Excerpt from What Was Ictus in Latin Prosody?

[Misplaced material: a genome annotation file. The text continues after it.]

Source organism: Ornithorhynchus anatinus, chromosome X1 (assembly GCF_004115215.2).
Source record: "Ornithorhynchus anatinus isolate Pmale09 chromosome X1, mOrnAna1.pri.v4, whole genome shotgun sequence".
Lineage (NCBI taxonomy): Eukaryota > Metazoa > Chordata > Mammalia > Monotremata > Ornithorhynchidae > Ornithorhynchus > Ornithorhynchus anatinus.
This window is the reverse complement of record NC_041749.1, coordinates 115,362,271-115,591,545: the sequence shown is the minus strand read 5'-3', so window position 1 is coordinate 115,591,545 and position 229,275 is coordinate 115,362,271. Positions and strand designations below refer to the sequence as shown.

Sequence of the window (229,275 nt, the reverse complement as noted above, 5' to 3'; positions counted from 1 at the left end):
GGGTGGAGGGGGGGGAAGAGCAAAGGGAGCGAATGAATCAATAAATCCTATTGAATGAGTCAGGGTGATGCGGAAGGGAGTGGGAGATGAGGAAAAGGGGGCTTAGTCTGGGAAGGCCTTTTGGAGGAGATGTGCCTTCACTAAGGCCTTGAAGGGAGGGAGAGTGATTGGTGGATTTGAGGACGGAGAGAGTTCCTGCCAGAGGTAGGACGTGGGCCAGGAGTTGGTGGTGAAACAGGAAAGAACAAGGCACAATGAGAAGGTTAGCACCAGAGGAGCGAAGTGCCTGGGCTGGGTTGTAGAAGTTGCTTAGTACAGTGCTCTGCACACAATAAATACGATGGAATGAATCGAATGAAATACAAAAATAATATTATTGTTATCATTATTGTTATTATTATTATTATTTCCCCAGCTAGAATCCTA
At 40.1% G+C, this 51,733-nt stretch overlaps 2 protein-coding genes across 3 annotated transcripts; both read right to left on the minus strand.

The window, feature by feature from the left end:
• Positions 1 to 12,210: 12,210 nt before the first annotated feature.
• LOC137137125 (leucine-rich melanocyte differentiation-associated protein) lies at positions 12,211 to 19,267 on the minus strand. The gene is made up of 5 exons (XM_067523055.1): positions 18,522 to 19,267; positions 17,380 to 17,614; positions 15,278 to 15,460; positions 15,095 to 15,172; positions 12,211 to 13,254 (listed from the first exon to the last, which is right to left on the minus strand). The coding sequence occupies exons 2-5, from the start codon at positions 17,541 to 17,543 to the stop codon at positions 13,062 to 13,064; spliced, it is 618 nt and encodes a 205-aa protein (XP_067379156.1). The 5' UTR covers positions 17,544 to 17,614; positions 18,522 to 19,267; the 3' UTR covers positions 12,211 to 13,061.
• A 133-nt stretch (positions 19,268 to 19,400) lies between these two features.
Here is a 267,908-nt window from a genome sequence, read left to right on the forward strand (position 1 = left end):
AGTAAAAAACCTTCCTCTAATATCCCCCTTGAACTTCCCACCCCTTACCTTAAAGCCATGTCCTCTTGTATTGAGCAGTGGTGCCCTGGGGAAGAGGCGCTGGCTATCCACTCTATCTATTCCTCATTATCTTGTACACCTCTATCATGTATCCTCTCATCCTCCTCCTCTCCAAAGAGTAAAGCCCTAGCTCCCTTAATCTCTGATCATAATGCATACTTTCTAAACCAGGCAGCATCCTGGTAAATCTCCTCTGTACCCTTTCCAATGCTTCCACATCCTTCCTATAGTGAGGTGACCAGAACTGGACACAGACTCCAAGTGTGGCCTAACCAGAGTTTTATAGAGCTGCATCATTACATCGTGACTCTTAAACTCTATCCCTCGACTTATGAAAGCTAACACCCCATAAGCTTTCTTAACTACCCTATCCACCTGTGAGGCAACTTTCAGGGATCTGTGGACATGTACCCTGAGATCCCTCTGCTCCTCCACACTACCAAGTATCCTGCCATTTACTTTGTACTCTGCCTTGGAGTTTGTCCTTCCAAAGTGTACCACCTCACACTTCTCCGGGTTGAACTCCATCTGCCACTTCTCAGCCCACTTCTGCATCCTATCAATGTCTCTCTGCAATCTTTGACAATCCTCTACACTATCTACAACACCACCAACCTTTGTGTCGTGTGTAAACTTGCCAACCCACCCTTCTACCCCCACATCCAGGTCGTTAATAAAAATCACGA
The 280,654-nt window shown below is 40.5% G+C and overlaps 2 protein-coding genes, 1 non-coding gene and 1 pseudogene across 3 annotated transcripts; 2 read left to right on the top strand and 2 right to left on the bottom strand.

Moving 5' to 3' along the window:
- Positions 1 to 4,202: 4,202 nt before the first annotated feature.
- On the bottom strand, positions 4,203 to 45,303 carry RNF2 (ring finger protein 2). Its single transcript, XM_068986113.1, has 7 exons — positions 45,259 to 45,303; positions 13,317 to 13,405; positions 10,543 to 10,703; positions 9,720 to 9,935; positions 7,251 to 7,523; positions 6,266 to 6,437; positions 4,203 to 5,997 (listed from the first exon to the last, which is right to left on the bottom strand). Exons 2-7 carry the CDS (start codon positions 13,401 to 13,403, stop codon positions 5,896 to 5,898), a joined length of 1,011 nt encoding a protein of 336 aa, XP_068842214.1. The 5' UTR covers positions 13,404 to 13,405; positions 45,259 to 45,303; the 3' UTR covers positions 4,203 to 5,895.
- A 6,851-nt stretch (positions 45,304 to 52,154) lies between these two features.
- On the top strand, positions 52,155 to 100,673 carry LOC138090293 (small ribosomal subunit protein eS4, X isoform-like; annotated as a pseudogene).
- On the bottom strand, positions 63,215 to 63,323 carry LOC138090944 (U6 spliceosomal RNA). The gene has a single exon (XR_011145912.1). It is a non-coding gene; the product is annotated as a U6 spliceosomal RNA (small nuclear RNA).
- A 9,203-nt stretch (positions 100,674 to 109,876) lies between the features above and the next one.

We have already recognized two senses in which the word accent is used. Both, while radically different, have at least this much in common: The 'accented' syllable is the one made prominent in some way in oral utterance.1 When the... word is spoken, that syllable stands out conspicuous, either by virtue of its stress, i. E. A definite expulsory effort of the lungs, or by virtue of its pitch. To these two varieties of an accented syllable, i. E. A syllable standing out prominently in an uttered word, - to these two conceptions, I ask, may we not add a third? May not a syllable be primarily prominent by virtue of its quantity? That is, in a word like amdvz't', for example, may not the rule of the grammarians, that such a word was accented on the penult, simply mean that they felt the quantity of the long penult as making that syllable prominent, without any stress on the one hand or any elevation of pitch on the other? And in words like ldtuz't, lzo'mz'nes, etc., may not the rule that these words were accented on the antepenult simply mean that, in consequence of the short penult, that syllable did not possess any prominence, and hence, after the establishment in Latin of the three-syllable law, the syllable next preceding became the conspicuous one?
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